He is a senior professor of the Higher Institute for Medical Sciences, full member of the Cuban Academy of Sciences, full member of the Latin American Academy of Sciences, associate member of the International Center for Theoretical Physics. He has also been invited professor of the Institute of Statistical Mathematics of Japan, invited researcher of the Brain Science Institute of RIKEN, Japan and Honorary Professor of UCL. 2010 Head of Overseas Team of Talent Introducing Base for Neuroinformation (111 Project) China. 2011 Visiting Professor for Senior International Scientific of the Chinese Academy of Sciences. In addition, he has been Ph.D. advisor of 14 doctoral students. At present he is Distinguished Professor of Neuroinformatics of the Key Laboratory for Neuroinformation, University of Electronic Science and Technology of China, and ex officio Program Chair of the Organization for Human Brain Mapping.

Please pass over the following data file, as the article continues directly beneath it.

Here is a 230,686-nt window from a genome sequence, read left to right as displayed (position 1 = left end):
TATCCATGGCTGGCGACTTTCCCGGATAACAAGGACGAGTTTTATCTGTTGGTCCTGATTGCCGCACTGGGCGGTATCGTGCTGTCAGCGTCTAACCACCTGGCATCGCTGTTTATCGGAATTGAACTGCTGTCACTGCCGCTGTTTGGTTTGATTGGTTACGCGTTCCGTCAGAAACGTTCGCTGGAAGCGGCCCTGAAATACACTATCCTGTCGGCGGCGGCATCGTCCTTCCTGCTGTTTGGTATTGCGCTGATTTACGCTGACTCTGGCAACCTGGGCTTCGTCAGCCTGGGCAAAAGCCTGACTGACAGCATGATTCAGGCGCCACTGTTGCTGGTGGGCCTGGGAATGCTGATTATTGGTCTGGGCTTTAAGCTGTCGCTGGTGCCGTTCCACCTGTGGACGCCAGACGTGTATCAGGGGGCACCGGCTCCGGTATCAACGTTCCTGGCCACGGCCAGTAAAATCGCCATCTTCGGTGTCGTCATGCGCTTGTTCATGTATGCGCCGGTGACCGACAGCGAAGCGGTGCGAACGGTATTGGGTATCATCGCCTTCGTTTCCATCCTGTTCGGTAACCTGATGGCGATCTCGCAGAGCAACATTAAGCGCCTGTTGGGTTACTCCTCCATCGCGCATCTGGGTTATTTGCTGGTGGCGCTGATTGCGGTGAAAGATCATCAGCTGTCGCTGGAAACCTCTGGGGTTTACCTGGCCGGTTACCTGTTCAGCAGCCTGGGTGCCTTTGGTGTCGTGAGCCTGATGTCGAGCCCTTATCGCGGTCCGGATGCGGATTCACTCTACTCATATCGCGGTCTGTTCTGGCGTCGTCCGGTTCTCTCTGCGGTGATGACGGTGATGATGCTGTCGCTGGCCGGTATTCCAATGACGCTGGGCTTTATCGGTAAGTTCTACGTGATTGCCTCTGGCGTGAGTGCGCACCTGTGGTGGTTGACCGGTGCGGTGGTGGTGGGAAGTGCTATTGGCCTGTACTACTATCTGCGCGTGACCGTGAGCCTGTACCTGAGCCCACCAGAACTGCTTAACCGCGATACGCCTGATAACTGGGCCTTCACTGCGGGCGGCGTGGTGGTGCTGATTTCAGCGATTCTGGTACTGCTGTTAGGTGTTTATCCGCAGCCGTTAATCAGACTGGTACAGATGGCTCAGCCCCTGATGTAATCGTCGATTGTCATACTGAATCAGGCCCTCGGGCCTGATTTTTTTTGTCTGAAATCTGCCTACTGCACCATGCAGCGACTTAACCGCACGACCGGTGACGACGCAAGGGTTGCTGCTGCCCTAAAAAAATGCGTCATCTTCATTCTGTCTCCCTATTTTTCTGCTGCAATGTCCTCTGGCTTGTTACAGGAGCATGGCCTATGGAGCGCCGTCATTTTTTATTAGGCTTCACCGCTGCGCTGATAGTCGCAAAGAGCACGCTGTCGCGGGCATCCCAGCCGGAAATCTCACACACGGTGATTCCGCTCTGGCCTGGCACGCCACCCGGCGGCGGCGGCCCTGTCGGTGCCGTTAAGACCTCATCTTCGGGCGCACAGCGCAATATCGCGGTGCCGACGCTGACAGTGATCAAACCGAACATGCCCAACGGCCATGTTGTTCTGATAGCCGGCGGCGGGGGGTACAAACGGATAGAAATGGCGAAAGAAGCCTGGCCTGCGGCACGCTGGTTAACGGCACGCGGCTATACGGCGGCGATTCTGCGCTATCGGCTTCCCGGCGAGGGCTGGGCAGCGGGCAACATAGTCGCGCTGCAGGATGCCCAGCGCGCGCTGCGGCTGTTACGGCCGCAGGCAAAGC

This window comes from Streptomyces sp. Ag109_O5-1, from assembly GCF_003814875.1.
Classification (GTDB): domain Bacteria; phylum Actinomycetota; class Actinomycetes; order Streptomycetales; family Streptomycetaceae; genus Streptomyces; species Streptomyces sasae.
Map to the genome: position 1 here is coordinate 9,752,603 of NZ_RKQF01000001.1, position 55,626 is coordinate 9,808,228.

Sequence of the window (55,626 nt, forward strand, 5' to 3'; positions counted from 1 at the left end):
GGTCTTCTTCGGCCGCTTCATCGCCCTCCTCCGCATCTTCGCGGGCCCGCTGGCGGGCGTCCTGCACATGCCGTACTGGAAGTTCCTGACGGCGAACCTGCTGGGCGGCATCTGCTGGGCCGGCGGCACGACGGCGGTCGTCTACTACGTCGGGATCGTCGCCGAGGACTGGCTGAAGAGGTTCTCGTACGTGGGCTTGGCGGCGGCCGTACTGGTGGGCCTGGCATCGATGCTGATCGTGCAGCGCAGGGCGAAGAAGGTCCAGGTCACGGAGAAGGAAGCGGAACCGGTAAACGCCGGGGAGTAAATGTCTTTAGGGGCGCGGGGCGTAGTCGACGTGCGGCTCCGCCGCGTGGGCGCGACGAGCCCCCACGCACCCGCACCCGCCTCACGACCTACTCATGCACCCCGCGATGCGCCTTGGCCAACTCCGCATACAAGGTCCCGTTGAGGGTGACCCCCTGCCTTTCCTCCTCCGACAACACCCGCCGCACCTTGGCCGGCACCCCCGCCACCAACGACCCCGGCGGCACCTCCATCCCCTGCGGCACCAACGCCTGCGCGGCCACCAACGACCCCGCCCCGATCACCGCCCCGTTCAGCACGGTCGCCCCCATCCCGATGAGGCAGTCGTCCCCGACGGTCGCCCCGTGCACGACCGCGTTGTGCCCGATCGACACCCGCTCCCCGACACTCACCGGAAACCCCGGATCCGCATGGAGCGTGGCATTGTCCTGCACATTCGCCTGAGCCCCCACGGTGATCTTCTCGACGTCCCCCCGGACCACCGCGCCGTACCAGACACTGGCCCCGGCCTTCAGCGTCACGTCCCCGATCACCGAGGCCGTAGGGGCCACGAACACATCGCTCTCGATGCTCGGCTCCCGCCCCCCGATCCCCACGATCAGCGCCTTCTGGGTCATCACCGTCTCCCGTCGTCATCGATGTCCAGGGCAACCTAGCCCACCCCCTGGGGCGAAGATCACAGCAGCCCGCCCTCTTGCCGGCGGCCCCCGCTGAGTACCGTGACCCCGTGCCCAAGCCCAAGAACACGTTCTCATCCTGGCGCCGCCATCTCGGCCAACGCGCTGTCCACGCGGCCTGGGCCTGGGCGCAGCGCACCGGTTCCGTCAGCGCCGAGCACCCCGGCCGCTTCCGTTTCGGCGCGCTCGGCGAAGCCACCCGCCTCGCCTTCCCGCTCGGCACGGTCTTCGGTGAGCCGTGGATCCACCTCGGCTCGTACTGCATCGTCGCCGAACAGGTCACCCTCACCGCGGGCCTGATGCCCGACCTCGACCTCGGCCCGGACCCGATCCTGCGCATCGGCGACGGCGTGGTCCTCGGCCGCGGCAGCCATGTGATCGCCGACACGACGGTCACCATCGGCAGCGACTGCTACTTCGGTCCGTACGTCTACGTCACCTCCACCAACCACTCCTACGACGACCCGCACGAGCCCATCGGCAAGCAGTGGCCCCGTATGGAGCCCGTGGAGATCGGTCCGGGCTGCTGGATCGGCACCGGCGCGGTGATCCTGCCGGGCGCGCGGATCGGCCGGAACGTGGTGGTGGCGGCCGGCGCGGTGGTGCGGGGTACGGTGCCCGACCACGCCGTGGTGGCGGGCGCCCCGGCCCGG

During his NGP lecture in the Hedco Auditorium, he will provide an overview of his research on neural signal oscillations as measured using both fMRI and electromagnetic brain imaging methods and the computational approaches needed to characterize these signals in health and in disease. Following his NGP lecture, he will also be giving a University Lecture in the Seeley Mudd 123 Lecture Hall at 7pm on the role of science for enriching the emerging new relationship between Cuba and the United States following five decades of economic embargo and political isolation. All interested NGP students and faculty are welcomed to attend. Reception to follow.
August 11, 2005
Regret springs from a region of the brain called the medial orbitofrontal cortex, according to a study that used functional magnetic resonance imaging to analyse peoples’ response to a gamble.